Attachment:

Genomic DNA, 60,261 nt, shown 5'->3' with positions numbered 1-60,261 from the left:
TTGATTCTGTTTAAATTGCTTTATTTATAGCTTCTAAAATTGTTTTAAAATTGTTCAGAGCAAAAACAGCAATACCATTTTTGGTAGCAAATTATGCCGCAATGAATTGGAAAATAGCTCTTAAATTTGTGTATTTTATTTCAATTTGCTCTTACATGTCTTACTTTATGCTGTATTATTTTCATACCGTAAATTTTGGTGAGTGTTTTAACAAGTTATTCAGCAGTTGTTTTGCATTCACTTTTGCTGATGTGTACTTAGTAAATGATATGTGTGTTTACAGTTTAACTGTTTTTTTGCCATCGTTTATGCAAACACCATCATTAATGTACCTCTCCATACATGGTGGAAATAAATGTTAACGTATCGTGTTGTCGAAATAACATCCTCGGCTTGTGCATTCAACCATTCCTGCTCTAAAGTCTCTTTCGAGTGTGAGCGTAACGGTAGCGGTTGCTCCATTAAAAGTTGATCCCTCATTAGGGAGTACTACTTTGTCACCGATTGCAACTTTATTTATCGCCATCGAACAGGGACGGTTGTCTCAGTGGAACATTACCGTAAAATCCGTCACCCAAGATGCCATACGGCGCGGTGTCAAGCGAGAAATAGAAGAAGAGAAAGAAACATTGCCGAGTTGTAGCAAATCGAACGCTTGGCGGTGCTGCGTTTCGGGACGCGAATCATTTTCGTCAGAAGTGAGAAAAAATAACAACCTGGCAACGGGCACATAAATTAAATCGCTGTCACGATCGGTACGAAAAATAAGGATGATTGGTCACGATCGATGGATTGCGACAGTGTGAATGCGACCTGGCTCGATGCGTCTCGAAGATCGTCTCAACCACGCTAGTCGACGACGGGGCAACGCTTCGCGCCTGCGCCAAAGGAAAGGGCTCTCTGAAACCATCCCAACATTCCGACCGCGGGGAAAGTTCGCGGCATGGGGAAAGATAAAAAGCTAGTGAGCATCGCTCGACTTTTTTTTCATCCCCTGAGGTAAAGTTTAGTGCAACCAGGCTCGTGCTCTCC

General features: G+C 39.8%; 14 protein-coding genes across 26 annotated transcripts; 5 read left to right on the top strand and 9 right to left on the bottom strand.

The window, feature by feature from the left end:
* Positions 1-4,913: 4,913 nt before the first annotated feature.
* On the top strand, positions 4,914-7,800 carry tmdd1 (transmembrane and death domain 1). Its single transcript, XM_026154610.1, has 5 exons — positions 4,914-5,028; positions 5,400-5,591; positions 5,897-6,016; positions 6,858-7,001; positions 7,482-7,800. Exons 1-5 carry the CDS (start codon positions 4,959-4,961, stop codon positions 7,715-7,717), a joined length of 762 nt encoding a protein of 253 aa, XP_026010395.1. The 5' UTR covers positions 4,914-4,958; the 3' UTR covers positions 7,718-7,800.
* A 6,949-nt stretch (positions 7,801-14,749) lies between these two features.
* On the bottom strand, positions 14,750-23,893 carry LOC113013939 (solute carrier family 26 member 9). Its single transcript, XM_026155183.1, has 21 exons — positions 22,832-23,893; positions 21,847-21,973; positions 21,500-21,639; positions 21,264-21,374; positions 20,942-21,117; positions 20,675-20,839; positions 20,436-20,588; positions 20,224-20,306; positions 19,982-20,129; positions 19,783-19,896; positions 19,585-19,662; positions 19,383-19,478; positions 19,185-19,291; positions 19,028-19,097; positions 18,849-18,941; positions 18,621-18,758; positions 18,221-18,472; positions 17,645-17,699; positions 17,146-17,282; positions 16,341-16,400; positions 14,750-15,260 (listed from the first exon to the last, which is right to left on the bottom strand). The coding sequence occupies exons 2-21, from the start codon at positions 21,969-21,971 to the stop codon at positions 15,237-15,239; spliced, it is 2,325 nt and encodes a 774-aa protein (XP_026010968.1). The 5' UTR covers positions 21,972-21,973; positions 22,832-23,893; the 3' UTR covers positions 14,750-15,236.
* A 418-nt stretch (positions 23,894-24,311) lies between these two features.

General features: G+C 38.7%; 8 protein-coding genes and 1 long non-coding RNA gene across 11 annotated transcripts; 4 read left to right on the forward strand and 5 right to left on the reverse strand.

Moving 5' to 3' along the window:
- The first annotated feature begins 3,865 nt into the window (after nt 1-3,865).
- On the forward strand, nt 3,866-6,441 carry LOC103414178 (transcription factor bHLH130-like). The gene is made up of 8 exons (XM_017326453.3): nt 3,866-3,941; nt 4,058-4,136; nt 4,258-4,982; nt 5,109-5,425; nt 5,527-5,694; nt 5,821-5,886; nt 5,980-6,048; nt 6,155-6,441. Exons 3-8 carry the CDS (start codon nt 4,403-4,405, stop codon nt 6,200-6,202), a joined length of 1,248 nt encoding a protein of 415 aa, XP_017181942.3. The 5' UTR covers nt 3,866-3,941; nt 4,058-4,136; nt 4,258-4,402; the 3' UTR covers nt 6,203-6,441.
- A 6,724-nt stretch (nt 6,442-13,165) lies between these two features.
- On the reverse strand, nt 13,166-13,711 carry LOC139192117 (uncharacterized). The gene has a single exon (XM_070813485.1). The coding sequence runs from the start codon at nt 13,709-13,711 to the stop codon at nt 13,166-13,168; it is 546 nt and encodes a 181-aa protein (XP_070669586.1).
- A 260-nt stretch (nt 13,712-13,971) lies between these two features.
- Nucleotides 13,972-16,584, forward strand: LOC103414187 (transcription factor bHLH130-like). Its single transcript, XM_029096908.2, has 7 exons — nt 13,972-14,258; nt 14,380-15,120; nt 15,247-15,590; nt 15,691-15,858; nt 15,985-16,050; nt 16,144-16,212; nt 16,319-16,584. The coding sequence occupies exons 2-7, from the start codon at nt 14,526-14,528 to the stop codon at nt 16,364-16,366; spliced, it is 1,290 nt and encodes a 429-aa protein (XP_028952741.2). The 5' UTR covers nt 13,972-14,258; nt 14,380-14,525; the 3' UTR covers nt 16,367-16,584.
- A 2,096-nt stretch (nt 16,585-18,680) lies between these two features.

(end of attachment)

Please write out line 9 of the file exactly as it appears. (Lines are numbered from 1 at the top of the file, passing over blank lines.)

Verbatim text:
* A 418-nt stretch (positions 23,894-24,311) lies between these two features.